By: S.C. Stephens

Kellan looked across the table at me, his head tilted. "So, Ohio huh? Buckeyes and fireflies right?"

I smiled and mentally rolled my eyes at his limited knowledge of my home State. I didn't press him though. "Yep, that's about it."

He looked at me quizzically. "Do you miss it?"

I paused for a moment before answering him. "Well, I miss my parents and my sister, of course." I paused again and sighed a little. "But I don't know...a place is just a place. Besides, it's not like I won't ever see it again," I finished, smiling.

He frowned slightly at me. "Don't take this the wrong way, but why did you come all the way out here?"

I was a little annoyed at the question, but I tried to ignore it. I didn't know Kellan well enough to judge him. "Denny," I stated, as if that was the most obvious thing in the world.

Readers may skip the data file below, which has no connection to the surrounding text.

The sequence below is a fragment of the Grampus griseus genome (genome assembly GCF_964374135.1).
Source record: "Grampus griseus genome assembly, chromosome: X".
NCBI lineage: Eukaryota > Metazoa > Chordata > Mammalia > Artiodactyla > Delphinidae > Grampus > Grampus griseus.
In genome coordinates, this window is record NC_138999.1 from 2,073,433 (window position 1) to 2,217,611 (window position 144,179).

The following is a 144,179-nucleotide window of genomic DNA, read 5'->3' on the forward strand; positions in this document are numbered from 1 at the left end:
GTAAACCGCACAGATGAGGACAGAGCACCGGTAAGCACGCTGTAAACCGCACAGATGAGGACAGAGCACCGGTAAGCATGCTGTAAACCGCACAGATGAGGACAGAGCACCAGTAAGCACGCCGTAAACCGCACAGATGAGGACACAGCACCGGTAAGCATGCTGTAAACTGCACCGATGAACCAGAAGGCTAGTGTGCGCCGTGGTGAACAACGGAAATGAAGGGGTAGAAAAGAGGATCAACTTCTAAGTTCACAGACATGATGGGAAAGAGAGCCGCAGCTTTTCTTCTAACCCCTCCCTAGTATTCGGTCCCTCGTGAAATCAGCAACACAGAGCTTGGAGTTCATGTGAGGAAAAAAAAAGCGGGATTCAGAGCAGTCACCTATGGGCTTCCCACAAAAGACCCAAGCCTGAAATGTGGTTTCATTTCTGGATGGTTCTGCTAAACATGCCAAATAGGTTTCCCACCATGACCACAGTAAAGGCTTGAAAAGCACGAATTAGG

"Huh." He didn't elaborate, just sipped his coffee.

Needing to switch subjects, I blurted out the first thing that popped into my head. "Why do you sing like that?" I instantly regretted saying it, realizing how horribly offensive it must sound. I didn't intend it that way. I was just curious why he was so...flirtatious on stage.

His blue eyes narrowed at me. "What do you mean?" he slowly asked. I got the feeling that his singing was something people usually didn't question him about. I couldn't tell if he was angry, but I didn't want to steer him that way. This was not how to make a good impression on the person I now shared a home with.

Pausing for time, I took a slow sip of coffee. Knowing I would have to explain my horribly embarrassing question, I started blushing slightly. "You were great," I started, hoping to mollify him. "But sometimes you were just so..." I cringed mentally, but knew I needed to just be a grown-up and say it, "...sexual," I whispered.